Camp Fire First Texas releases first micro-study on Universal Pre-K, identifies unintended consequences.
Online PR News – 27-March-2015 – Fort Worth, Texas – Just as families in the Fort Worth Independent School District (FWISD) have wrapped up the first round of pre-kindergarten open houses, Camp Fire First Texas releases findings from a four-month study on the unintended impact of implementing universal pre-k in FWISD. This micro-study is the first of its kind to research the economic and quality issues that arise when programs, such as this, are implemented on a broad scale in a metropolitan community*. These findings offer state-wide insights and recommendations to other communities interested in implementing a public school-based universal pre-k plan that removes 4-year-olds from the larger child care system.
Universal pre-k (UPK) is a shift from previous programs that focused on at-risk populations. Universal models are designed to accommodate all 4-year-olds in the district.
“Camp Fire First Texas has been an advocate and a leader in early childhood education issues with the goal to ensure all children have access to quality early childhood programs to help them be ready for school and ultimately grow into healthy, thriving adults,” said Lyn Lucas, division vice president. “For every action, there are effects of that action – and sometimes unintended consequences. We commissioned this study to learn what the effects of universal pre-k could be and use these findings to inform decisions and start a dialog about how to work together to support children and families.”
There will be negative impacts on the financial stability of child care programs. 80% of child care centers reported an impact on the financial stability of their program and 18% of all providers reported that without the 4-year-olds in their program, they are likely to close. One respondent shared, “My income will decrease at least 50% next year. This year it decreased 20%.”
The quality of child care programs is likely to decrease as a result. 46% reported they would need to increase child-to-teacher ratios to mediate lost revenue and 54% anticipate changes in the quality of their program. “Lack of that (pre-k) income would prohibit additional spending in staff training, equipment and materials,” shared one survey respondent.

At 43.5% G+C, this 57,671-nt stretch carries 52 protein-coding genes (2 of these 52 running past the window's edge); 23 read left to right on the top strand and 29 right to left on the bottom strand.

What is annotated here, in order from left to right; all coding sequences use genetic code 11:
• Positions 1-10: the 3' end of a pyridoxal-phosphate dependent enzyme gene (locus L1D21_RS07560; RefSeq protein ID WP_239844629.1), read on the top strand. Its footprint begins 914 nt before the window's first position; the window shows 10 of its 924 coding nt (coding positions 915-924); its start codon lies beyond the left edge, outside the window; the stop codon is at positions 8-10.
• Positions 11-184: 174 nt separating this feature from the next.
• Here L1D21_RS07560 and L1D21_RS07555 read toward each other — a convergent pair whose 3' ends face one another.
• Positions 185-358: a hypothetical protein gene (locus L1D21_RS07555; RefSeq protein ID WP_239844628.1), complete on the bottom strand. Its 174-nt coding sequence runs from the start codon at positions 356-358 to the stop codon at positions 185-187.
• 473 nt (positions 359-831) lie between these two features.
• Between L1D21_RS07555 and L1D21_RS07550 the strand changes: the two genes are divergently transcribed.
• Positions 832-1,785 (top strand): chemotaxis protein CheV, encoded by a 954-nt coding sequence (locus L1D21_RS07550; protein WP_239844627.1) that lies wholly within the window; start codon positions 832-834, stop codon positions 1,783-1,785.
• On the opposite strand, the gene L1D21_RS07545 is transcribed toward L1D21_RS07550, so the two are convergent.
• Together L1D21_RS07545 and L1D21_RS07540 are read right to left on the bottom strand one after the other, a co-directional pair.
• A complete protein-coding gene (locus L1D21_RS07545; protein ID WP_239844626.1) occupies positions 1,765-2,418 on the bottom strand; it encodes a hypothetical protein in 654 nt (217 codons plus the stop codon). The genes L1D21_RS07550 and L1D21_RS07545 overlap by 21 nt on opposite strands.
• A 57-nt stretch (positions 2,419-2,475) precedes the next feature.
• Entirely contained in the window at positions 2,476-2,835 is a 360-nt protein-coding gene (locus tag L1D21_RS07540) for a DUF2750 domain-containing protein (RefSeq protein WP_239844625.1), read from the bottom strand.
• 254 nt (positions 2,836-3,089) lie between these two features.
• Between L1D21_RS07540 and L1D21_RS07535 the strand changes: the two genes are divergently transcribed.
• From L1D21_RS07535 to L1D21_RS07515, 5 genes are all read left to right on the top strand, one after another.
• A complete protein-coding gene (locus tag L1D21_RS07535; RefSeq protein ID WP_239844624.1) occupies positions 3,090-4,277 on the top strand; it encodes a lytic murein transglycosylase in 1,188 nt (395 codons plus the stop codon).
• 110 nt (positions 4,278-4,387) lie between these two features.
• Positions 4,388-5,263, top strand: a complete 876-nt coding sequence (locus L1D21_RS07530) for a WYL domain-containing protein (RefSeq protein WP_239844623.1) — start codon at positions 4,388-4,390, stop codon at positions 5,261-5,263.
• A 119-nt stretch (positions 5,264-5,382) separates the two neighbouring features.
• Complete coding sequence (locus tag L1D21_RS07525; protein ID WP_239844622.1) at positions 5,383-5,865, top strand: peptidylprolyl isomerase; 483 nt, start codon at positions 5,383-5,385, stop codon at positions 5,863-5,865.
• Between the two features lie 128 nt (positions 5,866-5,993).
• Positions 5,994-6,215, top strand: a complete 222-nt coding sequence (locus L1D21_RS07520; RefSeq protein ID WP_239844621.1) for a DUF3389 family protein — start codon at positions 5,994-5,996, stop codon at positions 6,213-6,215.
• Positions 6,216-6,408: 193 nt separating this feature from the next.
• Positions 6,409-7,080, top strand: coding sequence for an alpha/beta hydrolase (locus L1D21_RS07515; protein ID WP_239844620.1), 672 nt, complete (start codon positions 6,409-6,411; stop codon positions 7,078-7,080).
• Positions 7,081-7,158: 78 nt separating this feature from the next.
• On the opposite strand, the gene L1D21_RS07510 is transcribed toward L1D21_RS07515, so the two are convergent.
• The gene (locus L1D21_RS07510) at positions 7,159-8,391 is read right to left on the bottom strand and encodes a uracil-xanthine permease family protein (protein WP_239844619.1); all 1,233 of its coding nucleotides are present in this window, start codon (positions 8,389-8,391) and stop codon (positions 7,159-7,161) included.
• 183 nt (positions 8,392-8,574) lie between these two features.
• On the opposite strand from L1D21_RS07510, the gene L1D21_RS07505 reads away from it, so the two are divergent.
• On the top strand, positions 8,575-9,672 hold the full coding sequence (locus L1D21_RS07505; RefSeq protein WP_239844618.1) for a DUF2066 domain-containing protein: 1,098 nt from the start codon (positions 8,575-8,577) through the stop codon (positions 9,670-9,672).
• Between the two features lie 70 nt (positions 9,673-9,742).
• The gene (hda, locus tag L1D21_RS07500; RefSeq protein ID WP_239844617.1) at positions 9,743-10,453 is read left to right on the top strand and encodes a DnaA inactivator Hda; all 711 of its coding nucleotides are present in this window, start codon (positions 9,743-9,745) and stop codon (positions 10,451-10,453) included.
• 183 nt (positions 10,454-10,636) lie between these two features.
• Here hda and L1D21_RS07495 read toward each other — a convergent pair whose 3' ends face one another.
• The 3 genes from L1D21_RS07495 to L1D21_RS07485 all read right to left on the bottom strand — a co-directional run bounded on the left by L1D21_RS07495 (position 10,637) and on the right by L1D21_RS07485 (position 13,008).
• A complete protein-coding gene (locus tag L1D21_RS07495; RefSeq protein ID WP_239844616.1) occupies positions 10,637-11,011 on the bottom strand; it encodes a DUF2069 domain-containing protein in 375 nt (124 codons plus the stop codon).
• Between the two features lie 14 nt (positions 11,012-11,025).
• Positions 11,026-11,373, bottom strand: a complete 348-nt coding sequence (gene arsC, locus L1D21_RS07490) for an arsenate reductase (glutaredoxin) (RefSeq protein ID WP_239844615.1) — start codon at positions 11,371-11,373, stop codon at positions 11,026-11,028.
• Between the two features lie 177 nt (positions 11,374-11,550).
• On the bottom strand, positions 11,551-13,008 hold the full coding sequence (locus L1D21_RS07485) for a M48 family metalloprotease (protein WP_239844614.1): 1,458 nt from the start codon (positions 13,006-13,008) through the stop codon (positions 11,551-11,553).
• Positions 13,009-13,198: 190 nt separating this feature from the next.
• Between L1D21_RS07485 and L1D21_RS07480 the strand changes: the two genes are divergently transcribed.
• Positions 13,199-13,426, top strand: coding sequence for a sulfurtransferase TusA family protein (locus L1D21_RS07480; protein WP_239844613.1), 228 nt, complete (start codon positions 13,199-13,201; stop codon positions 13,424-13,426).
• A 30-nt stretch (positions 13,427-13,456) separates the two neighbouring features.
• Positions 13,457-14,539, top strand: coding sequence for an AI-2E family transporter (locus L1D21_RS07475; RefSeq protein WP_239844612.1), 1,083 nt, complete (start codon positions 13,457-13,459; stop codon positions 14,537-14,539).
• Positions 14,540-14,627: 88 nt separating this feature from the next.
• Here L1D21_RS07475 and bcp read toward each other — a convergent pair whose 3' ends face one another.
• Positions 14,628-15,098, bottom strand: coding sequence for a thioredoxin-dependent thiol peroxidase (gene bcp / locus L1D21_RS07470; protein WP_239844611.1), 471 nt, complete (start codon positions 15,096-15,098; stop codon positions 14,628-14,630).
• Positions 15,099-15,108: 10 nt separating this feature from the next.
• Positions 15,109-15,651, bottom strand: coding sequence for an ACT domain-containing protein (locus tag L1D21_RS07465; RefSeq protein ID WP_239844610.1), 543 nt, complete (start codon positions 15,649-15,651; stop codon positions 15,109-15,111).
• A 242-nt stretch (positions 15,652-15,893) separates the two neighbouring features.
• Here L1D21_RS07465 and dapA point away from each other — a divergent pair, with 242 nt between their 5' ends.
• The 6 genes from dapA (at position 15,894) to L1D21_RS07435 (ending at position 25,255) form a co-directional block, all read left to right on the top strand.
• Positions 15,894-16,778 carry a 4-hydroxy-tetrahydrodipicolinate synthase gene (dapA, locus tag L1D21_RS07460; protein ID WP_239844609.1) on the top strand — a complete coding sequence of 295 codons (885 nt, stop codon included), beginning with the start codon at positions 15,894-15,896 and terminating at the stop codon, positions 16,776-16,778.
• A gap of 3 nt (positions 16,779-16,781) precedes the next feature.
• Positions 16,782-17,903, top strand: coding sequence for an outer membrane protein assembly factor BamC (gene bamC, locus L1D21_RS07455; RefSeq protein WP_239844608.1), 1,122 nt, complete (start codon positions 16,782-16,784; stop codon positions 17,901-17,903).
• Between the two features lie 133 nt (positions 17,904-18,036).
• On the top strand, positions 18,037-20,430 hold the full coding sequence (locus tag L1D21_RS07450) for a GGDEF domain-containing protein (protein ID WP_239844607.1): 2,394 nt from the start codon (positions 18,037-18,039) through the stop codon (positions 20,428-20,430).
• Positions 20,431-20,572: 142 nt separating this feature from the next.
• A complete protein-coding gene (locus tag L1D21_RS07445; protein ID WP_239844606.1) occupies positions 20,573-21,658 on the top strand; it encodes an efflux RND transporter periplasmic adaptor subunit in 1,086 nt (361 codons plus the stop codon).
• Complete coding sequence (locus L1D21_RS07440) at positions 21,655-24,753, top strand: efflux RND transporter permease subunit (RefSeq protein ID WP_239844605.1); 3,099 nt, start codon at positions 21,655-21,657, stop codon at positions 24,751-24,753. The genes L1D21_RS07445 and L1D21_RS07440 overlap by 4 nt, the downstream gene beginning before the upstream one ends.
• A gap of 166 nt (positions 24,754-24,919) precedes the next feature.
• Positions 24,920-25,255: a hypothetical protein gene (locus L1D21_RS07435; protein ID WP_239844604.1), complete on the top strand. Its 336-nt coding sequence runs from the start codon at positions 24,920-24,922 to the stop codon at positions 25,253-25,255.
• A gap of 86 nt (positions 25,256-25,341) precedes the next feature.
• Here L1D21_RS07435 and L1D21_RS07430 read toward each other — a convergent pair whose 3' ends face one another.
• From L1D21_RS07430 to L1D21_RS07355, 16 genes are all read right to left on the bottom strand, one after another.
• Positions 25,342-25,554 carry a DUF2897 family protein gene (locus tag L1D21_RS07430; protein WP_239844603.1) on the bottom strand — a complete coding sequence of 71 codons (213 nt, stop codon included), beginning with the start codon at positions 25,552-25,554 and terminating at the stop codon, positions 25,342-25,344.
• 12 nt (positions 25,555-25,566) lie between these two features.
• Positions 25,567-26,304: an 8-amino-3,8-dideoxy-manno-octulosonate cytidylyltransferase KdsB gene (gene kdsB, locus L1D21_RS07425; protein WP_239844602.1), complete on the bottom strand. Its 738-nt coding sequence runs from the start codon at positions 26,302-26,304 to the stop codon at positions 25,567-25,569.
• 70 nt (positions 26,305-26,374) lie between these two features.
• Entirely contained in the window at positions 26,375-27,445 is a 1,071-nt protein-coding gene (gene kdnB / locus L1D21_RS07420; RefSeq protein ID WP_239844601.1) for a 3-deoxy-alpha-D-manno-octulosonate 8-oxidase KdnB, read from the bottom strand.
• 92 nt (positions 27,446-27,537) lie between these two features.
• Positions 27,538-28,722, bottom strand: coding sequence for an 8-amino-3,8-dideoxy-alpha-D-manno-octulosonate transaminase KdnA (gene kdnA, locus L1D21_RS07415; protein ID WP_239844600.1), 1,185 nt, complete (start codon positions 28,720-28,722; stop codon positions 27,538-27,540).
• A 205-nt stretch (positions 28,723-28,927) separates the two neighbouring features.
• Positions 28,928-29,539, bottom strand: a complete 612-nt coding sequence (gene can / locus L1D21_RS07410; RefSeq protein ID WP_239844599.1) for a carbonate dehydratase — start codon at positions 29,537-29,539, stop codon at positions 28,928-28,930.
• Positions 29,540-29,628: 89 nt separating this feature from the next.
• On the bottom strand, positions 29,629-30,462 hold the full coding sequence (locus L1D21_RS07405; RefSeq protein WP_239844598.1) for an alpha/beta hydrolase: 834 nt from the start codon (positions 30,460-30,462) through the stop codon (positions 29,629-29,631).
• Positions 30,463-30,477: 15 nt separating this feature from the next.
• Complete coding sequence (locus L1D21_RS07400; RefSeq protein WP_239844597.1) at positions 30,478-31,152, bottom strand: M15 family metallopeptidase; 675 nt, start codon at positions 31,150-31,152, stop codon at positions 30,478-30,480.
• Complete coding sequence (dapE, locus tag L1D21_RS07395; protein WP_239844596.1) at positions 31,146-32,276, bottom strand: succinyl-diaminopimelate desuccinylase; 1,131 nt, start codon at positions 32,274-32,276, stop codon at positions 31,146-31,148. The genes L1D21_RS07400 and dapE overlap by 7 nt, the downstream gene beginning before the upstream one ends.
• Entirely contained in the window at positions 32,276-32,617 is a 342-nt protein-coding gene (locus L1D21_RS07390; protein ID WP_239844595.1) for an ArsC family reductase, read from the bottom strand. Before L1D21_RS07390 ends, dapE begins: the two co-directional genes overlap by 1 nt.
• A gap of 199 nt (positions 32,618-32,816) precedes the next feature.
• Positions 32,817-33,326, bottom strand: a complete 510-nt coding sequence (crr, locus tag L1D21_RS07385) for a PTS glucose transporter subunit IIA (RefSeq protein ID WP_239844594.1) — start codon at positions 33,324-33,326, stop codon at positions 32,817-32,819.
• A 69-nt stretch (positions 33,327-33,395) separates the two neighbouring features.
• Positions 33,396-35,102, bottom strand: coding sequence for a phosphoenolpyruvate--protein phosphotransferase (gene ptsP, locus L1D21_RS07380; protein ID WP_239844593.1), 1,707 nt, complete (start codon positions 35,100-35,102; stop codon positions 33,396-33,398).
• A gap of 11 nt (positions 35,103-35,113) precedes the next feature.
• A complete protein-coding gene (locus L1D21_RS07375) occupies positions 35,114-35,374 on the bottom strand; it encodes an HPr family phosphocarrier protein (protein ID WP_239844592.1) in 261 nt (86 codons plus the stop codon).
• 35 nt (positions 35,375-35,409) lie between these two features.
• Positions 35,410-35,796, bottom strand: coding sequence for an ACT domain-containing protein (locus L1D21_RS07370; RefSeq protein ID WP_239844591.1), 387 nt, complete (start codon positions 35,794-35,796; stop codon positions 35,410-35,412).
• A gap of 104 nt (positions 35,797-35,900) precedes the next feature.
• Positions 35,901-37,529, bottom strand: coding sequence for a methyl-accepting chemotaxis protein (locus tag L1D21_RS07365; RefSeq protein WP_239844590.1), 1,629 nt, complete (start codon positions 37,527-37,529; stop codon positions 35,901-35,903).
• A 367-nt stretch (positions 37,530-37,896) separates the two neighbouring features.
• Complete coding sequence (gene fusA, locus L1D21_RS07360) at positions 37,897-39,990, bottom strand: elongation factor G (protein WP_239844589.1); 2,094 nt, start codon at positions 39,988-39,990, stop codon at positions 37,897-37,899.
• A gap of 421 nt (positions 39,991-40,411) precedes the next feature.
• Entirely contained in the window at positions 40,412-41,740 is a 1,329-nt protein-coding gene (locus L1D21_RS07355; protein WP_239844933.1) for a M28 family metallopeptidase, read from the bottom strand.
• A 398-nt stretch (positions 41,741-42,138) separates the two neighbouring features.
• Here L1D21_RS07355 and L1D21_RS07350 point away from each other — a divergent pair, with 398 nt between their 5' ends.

Tuition costs will rise for those still enrolled or the costs per-child will increase for the classrooms serving children age 0 – 3. 85% reported that UPK will have an impact on per-child operating costs and to mitigate the loss 53% reported they would need to raise tuition for the younger, already more costly, age groups.
Finally, the unforeseen outcome is the confusion at-large about the difference between universal pre-k programs and the traditional “at-risk” pre-k program. 95% of centers thought universal pre-k applied only to those who meet the “at-risk” criteria and 55% of home-based programs were unaware of the FWISD’s universal pre-k plans.
“What we don’t want to see as a result of this study is a negative perception of the value of pre-k programs or those who are working to implement them,” said Lucas. “We know that for every $1 spent on quality early childhood programs, a 7% return is seen. We do hope this study provides awareness for Fort Worth, and any community venturing down this path, to apply the recommendations to: seek opportunities to increase public/private partnerships; improve the communication between the public school districts and private, local child care providers and work on legislation that allows increased subsidy reimbursement (CCMS) to quality programs serving the 0-3 age groups while also increasing the number of CCMS spaces for these age groups.”
Additional recommendations from Camp Fire’s Universal Pre-K Study include increasing professional development for child care directors to help them navigate the unintended outcomes of universal pre-k through business management strategies.
About the Study
Data from this research was collected from child care centers and home-based providers using an online survey, focus groups and site visits. Sixty-three providers (44 centers, 19 home-based) serving 3,397 children responded to the survey. This represents 33% of all non-Head Start licensed and registered providers in the FWISD service area.
This study was commissioned by Camp Fire First Texas, conducted by researchers from the Center for Nonprofit Management and funded by The Morris Foundation, Sid W. Richardson Foundation, Thomas M., Helen McKee & John P. Ryan Foundation and Community Foundation of North Texas.
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*Based on benchmarking and review of all known, published information conducted during the course of this research, no similar study was found.
About Camp Fire First Texas
Camp Fire is one of the nation’s leading nonprofit youth development organizations, serving youth, teens and families in communities across the United States. Camp Fire programs are research-based, delivered where youth and families are via out-of-school time, environmental and camp, and teen service and leadership programs. Because youth want to shape the world, Camp Fire’s focus is giving youth and teens the opportunity to find their sparks, lift their voice and discover who they are. Camp Fire programs are proven to develop young peoples’ skills now so they can reach their full potential.